It’s no secret that teachers interpret and implement instructional strategies in different ways that meets the needs of their students. Last week I wrote the blog post “My Students are Below Grade Level…..Now What? and posted the article in the Facebook group Mathematics Education Research. I was blown away by the responses that I received in objection to using direct explicit instruction and not discovery to introduce math concepts to my students. I was kind of confused as to why teachers would object to an instructional strategy that helps struggling students to effectively learn concepts. Then out of no where the voice of reason spoke in the form of a Facebook comment that said,
“I don’t think language around pedagogy is universally consistent enough for this kind take-away. I bet what this author was referring to as explicit instruction before a problem-solving activity is what I would consider a “launch” to make sure all the kids can access the context and mathematics necessary to *make sense of what the problem is asking,* not the math necessary to *solve* the problem.”
When I read this comment it resonated with me because she was absolutely correct. During the discussion on Twitter and Facebook the educators’ understanding of what explicit instruction is was not consistent. They believed that discovery was best even when students had a history of failure and gaps in learning.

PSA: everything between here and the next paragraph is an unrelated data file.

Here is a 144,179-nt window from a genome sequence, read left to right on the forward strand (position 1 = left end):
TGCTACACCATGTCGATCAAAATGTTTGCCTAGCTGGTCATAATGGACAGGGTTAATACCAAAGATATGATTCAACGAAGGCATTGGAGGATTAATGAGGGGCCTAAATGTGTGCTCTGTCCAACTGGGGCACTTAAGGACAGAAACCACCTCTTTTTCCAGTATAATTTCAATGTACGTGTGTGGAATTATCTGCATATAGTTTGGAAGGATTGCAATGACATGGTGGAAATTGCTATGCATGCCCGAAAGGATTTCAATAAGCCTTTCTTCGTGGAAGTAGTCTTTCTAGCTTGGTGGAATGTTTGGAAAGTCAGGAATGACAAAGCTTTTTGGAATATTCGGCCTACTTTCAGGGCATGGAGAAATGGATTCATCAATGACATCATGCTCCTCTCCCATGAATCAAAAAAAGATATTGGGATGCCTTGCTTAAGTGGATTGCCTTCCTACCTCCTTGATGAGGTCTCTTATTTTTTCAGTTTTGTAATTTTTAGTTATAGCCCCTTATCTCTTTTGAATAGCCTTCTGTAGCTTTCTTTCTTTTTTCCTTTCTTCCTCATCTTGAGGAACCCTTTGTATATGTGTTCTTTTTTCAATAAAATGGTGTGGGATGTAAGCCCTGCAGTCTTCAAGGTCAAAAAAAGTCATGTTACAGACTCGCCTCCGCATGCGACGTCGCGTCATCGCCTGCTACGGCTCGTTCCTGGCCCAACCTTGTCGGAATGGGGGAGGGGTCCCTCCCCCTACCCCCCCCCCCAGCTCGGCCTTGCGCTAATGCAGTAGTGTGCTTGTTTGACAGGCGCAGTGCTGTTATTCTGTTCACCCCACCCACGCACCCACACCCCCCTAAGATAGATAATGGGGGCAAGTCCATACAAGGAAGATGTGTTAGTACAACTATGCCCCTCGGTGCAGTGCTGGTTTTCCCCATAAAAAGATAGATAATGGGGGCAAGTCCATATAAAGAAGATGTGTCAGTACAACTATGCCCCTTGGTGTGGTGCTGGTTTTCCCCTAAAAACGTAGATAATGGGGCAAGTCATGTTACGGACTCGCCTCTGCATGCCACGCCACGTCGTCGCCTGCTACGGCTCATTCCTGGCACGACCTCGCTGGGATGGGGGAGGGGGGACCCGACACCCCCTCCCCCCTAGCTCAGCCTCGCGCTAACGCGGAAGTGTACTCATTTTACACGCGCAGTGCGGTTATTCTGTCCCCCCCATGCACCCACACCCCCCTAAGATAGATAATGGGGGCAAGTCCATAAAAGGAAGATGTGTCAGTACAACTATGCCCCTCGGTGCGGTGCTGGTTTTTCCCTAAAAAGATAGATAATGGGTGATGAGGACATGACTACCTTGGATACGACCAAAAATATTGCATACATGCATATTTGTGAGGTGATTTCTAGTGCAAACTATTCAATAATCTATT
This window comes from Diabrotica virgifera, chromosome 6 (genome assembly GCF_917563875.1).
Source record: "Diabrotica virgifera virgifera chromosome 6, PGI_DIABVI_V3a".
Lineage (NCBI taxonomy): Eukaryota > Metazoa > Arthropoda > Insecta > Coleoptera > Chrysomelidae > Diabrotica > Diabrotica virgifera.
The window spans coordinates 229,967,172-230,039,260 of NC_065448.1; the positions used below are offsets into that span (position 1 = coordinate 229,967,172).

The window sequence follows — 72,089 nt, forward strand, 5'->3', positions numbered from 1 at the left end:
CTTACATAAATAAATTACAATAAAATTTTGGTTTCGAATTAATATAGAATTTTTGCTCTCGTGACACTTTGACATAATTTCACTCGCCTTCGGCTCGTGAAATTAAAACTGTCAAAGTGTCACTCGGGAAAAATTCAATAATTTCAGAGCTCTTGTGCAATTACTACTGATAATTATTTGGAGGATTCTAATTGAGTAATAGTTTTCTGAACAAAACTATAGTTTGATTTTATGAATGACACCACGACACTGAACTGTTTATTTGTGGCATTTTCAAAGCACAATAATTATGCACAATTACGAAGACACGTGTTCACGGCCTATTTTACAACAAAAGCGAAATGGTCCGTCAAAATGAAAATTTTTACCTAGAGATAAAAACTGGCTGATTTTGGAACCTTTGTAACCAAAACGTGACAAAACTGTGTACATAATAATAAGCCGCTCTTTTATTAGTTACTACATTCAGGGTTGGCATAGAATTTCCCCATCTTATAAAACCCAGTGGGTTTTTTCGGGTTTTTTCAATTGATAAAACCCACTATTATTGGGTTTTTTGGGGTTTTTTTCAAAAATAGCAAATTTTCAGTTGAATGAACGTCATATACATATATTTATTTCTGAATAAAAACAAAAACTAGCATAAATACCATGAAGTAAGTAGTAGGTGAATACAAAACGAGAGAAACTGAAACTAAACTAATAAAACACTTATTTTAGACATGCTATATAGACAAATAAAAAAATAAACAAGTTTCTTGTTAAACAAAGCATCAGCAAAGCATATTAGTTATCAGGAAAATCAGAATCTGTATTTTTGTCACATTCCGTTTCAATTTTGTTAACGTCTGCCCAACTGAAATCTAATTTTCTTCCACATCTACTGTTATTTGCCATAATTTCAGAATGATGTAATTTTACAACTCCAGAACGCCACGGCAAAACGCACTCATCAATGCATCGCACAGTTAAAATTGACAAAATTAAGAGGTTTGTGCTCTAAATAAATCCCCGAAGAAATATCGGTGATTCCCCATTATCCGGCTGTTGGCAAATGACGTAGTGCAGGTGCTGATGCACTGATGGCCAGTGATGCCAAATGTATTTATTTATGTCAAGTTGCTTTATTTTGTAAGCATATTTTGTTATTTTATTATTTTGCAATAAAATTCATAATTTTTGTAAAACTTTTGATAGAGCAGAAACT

Using discovery to introduce a concept has its place but in the words of Dr. Anita Archer it is not an either or….but a when to use explicit instruction and discovery.
Teachers are like doctors we assess and then diagnose our students’ achievement or lack of achievement. If the pedagogical knowledge is not consistent, then using explicit instruction is not an option for many teachers. The lack of using explicit instruction as an another instructional strategy can be detrimental for many students who have a history of failure and little or no background knowledge of the topic. When students have a history of failure it signals that students have gaps in learning or do not have a good frame of reference of what the thinking should look like in order to achieve mastery of a concept.
I know many teachers view professional development as a waste of time but sometimes is can be very valuable. Even though I have been teaching for 15 years and I sometimes feel like I have heard it all, I treat each professional development session, Twitter Chat, and Facebook discussion as an opportunity to learn something new. If I don’t learn anything new then I look at it as time well spent with like minded educators!